In October 2021, I wrote in my journal that I felt the “world was moving at a mile a minute.” Re-adjusting to in-person classes, rehearsing for a musical, studying for the Law School Admissions Test (LSAT), and writing my law school personal statement. It was too much for me. I had to let go of something.
As a result, I made a decision that would change my post-Penn trajectory: I postponed applying to law school until after I graduated. For those who are unsure about graduate school, I would like to make the case to spend time doing something else first.
As of Summer 2021, I thought I would be one of the straight-to-grad-school folks. In August 2021, I journaled about the fundamental question: Why was I applying to law school? This question seems simple, yet my first answer was surprisingly vague. I wrote that a law degree “will give me the tools to help people and lead a better life.” I felt bothered by my ambiguous answer.
I started seeking out guidance from others. After receiving candid advice from professors and with alumni through MyPenn, I became convinced that taking a post-grad gap year may be fitting for me. These mentors taught me that my diverse interests in American monuments, social psychology, and opinion writing can be explored further before committing to a three-year professional degree.
While I was motivated to find a post-grad job, I didn’t know what it would look like yet.
I decided to give myself more time to explore my interests. In Spring 2022, I took classes in political journalism and urban studies. I developed a new interest in how urban development can reshape neighborhoods. If I applied to law school in Fall 2021, I would not have been able to share my fascination with urban policy law.
By giving myself more time, I have a more tailored understanding about why I am applying to law school.
In contrast to the frenetic pace of undergrad, time became plentiful after I graduated. Without homework and club commitments, I had open evenings and weekends to write my personal statement and study for the Graduate Record Exam (GRE).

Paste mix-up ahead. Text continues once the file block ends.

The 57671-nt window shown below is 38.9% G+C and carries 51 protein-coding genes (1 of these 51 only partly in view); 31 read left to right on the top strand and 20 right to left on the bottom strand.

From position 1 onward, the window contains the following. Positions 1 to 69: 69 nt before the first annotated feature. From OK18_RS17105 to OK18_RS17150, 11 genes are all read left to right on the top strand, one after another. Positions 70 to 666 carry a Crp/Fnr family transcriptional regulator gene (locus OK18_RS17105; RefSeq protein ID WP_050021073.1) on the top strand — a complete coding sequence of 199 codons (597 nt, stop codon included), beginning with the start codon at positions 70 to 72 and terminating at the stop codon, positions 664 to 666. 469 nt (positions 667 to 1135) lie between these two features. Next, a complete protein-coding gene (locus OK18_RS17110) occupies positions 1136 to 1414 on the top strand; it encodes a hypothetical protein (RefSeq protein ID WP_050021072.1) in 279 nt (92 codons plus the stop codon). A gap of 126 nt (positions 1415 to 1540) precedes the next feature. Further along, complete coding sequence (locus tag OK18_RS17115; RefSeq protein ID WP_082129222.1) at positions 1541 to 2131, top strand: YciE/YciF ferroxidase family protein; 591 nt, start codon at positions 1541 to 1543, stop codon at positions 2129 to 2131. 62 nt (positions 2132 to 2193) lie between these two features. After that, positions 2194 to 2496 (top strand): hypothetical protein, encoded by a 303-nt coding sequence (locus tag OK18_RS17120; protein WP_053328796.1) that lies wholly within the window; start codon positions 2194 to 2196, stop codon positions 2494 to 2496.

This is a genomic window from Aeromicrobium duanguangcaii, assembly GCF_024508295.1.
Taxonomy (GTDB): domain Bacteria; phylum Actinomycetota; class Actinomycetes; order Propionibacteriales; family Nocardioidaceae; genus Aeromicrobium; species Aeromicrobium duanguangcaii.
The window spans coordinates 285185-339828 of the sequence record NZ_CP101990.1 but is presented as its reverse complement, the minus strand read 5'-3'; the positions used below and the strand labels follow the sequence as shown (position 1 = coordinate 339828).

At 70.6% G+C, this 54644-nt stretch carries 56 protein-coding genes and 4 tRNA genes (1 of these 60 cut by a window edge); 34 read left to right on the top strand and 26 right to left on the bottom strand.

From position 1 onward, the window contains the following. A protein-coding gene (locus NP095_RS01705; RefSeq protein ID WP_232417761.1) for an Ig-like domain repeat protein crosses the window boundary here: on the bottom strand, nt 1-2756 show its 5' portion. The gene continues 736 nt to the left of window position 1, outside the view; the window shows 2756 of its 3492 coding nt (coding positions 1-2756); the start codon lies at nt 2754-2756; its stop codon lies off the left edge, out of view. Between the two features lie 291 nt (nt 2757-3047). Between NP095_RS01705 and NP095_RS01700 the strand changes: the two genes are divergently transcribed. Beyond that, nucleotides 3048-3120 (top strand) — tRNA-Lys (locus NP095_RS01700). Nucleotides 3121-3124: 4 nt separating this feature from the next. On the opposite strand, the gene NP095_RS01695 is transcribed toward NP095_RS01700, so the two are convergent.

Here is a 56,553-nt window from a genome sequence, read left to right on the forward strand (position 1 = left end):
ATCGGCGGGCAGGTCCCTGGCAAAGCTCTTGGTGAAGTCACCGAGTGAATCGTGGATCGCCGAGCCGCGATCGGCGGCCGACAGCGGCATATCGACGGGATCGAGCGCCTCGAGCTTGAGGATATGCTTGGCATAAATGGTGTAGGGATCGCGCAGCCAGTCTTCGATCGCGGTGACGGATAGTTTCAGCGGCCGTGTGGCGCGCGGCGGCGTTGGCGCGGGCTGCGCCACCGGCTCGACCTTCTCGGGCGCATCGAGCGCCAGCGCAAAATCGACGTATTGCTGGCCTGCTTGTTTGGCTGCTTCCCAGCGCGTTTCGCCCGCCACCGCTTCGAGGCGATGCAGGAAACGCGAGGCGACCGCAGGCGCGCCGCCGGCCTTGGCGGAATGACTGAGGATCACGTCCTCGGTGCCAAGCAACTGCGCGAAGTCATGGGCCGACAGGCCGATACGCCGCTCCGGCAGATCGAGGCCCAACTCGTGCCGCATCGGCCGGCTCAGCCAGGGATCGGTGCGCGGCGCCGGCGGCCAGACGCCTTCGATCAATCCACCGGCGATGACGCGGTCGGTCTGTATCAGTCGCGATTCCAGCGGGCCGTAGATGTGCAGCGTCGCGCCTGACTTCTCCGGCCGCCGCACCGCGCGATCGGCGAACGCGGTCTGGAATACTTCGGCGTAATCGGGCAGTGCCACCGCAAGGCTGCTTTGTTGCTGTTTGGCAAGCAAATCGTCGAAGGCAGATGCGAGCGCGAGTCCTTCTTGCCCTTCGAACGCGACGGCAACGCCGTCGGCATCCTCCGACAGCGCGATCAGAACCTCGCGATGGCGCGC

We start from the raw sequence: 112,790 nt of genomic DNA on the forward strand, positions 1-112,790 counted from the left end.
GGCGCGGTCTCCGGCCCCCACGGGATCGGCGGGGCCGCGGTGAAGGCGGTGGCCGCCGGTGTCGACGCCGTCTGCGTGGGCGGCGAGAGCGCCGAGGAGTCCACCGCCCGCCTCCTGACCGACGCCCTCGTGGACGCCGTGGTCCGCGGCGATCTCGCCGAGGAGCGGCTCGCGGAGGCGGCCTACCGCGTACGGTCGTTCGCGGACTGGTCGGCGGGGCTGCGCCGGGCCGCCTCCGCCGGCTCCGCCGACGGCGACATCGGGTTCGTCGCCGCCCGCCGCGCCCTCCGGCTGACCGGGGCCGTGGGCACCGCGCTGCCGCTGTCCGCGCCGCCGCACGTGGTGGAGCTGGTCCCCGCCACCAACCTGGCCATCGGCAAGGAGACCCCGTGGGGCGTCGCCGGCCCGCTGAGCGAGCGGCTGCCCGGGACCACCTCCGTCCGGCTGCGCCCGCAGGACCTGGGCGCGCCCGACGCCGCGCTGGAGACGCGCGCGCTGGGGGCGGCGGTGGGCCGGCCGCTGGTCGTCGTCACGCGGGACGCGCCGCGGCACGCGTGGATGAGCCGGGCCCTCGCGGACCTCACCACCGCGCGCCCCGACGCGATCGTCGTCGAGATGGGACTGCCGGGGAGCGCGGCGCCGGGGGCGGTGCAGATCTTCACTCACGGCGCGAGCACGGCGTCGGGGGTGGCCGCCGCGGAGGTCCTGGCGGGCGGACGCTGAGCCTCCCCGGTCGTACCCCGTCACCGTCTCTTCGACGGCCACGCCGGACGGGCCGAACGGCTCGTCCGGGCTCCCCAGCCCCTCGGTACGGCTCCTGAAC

Now, I am learning what it means to be a member of a hybrid workforce. I am figuring out my work-related strengths, developing my financial literacy, and proactively looking for communities to make friends.
I was afraid that if I took time off before graduate school, then I would be socially isolated and lose my academic momentum. These fears proved unfounded. In the six months since I graduated, I’ve been able to develop friendships in a new city and I remain intellectually curious by checking out books at the local library.
By taking a gap year, I felt most worried that I would not have any job prospects. In the Winter and Spring of 2022, I applied to several internships and jobs. I was rejected by many organizations. By March 2022, I felt anxious about my uncertain future. I began to second-guess my decision about postponing my law school applications.
When I re-read my journal entries from last spring, I now realize that my anxiety was overblown. In April and May 2022, I started having thought-provoking conversations with future colleagues. My current job was formally offered to me in June 2022.
In this August 2021 entry, I also wrote words of encouragement that I would like to share with you: You will “continue to learn as you go. Trust [your] gut…and have the courage and patience that everything will hopefully work out in the end.”
Looking back, I am thankful that I decided to take a year to work before applying to law school. I gave myself time to grow. If you are considering law school and you are not sure about it, I would consider giving yourself time too.
JADEN CLOOBECK is a Class of 2022 College graduate with a Bachelor of Arts in Psychology. He is a former staff columnist for The Daily Pennsylvanian. He now works in research and marketing-communications at the Milken Center for Advancing the American Dream in Washington, DC. His email address is email@example.com